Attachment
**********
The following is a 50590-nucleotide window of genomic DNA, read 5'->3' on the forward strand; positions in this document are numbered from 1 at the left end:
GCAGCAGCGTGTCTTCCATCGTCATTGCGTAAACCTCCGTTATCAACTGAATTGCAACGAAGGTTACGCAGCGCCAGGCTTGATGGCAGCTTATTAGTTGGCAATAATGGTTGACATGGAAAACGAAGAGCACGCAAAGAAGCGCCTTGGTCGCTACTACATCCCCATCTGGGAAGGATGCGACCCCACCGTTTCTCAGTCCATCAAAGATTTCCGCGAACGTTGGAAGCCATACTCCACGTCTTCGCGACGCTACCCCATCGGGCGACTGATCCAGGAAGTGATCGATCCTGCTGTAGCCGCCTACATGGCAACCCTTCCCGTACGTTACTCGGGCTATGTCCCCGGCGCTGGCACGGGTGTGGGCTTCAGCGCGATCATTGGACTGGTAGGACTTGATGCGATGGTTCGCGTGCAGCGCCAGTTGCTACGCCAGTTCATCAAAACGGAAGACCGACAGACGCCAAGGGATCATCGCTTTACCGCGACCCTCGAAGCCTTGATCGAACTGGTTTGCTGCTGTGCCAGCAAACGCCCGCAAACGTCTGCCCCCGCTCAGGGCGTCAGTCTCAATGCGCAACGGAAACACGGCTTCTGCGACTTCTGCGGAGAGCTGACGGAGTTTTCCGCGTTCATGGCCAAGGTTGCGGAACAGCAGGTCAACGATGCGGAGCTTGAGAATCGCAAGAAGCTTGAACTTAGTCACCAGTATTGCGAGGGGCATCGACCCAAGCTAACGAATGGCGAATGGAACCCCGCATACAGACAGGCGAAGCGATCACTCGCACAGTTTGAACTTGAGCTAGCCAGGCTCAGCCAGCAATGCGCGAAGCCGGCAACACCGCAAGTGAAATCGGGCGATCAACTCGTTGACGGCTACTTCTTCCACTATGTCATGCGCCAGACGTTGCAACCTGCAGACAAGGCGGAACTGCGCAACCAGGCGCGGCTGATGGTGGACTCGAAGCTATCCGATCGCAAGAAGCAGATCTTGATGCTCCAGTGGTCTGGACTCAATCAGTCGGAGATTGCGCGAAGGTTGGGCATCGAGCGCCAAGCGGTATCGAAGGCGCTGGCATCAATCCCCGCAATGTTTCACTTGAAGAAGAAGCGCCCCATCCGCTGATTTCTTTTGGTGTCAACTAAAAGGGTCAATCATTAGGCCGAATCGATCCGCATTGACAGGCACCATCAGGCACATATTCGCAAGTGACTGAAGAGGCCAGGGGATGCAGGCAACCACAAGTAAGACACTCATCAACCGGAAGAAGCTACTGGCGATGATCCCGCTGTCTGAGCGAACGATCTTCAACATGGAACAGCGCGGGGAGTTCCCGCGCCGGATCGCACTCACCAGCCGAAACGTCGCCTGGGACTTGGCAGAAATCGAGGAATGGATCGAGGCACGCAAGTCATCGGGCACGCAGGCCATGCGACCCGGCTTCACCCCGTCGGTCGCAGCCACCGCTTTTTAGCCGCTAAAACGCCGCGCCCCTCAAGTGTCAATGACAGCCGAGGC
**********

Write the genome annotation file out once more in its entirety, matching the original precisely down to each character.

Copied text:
The following is a 50590-nucleotide window of genomic DNA, read 5'->3' on the forward strand; positions in this document are numbered from 1 at the left end:
GCAGCAGCGTGTCTTCCATCGTCATTGCGTAAACCTCCGTTATCAACTGAATTGCAACGAAGGTTACGCAGCGCCAGGCTTGATGGCAGCTTATTAGTTGGCAATAATGGTTGACATGGAAAACGAAGAGCACGCAAAGAAGCGCCTTGGTCGCTACTACATCCCCATCTGGGAAGGATGCGACCCCACCGTTTCTCAGTCCATCAAAGATTTCCGCGAACGTTGGAAGCCATACTCCACGTCTTCGCGACGCTACCCCATCGGGCGACTGATCCAGGAAGTGATCGATCCTGCTGTAGCCGCCTACATGGCAACCCTTCCCGTACGTTACTCGGGCTATGTCCCCGGCGCTGGCACGGGTGTGGGCTTCAGCGCGATCATTGGACTGGTAGGACTTGATGCGATGGTTCGCGTGCAGCGCCAGTTGCTACGCCAGTTCATCAAAACGGAAGACCGACAGACGCCAAGGGATCATCGCTTTACCGCGACCCTCGAAGCCTTGATCGAACTGGTTTGCTGCTGTGCCAGCAAACGCCCGCAAACGTCTGCCCCCGCTCAGGGCGTCAGTCTCAATGCGCAACGGAAACACGGCTTCTGCGACTTCTGCGGAGAGCTGACGGAGTTTTCCGCGTTCATGGCCAAGGTTGCGGAACAGCAGGTCAACGATGCGGAGCTTGAGAATCGCAAGAAGCTTGAACTTAGTCACCAGTATTGCGAGGGGCATCGACCCAAGCTAACGAATGGCGAATGGAACCCCGCATACAGACAGGCGAAGCGATCACTCGCACAGTTTGAACTTGAGCTAGCCAGGCTCAGCCAGCAATGCGCGAAGCCGGCAACACCGCAAGTGAAATCGGGCGATCAACTCGTTGACGGCTACTTCTTCCACTATGTCATGCGCCAGACGTTGCAACCTGCAGACAAGGCGGAACTGCGCAACCAGGCGCGGCTGATGGTGGACTCGAAGCTATCCGATCGCAAGAAGCAGATCTTGATGCTCCAGTGGTCTGGACTCAATCAGTCGGAGATTGCGCGAAGGTTGGGCATCGAGCGCCAAGCGGTATCGAAGGCGCTGGCATCAATCCCCGCAATGTTTCACTTGAAGAAGAAGCGCCCCATCCGCTGATTTCTTTTGGTGTCAACTAAAAGGGTCAATCATTAGGCCGAATCGATCCGCATTGACAGGCACCATCAGGCACATATTCGCAAGTGACTGAAGAGGCCAGGGGATGCAGGCAACCACAAGTAAGACACTCATCAACCGGAAGAAGCTACTGGCGATGATCCCGCTGTCTGAGCGAACGATCTTCAACATGGAACAGCGCGGGGAGTTCCCGCGCCGGATCGCACTCACCAGCCGAAACGTCGCCTGGGACTTGGCAGAAATCGAGGAATGGATCGAGGCACGCAAGTCATCGGGCACGCAGGCCATGCGACCCGGCTTCACCCCGTCGGTCGCAGCCACCGCTTTTTAGCCGCTAAAACGCCGCGCCCCTCAAGTGTCAATGACAGCCGAGGC